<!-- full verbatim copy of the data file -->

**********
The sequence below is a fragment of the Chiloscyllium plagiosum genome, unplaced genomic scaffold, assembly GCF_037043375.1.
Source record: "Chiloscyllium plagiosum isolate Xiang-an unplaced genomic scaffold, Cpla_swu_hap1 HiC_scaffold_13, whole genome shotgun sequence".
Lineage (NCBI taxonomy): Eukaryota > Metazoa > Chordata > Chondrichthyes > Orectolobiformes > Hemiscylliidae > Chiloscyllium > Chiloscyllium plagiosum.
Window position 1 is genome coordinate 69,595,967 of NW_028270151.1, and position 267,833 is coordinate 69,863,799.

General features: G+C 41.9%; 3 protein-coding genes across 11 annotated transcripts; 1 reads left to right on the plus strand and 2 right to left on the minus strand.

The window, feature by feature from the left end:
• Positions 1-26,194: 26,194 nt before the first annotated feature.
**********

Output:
The sequence below is a fragment of the Chiloscyllium plagiosum genome, unplaced genomic scaffold, assembly GCF_037043375.1.
Source record: "Chiloscyllium plagiosum isolate Xiang-an unplaced genomic scaffold, Cpla_swu_hap1 HiC_scaffold_13, whole genome shotgun sequence".
Lineage (NCBI taxonomy): Eukaryota > Metazoa > Chordata > Chondrichthyes > Orectolobiformes > Hemiscylliidae > Chiloscyllium > Chiloscyllium plagiosum.
Window position 1 is genome coordinate 69,595,967 of NW_028270151.1, and position 267,833 is coordinate 69,863,799.

General features: G+C 41.9%; 3 protein-coding genes across 11 annotated transcripts; 1 reads left to right on the plus strand and 2 right to left on the minus strand.

The window, feature by feature from the left end:
• Positions 1-26,194: 26,194 nt before the first annotated feature.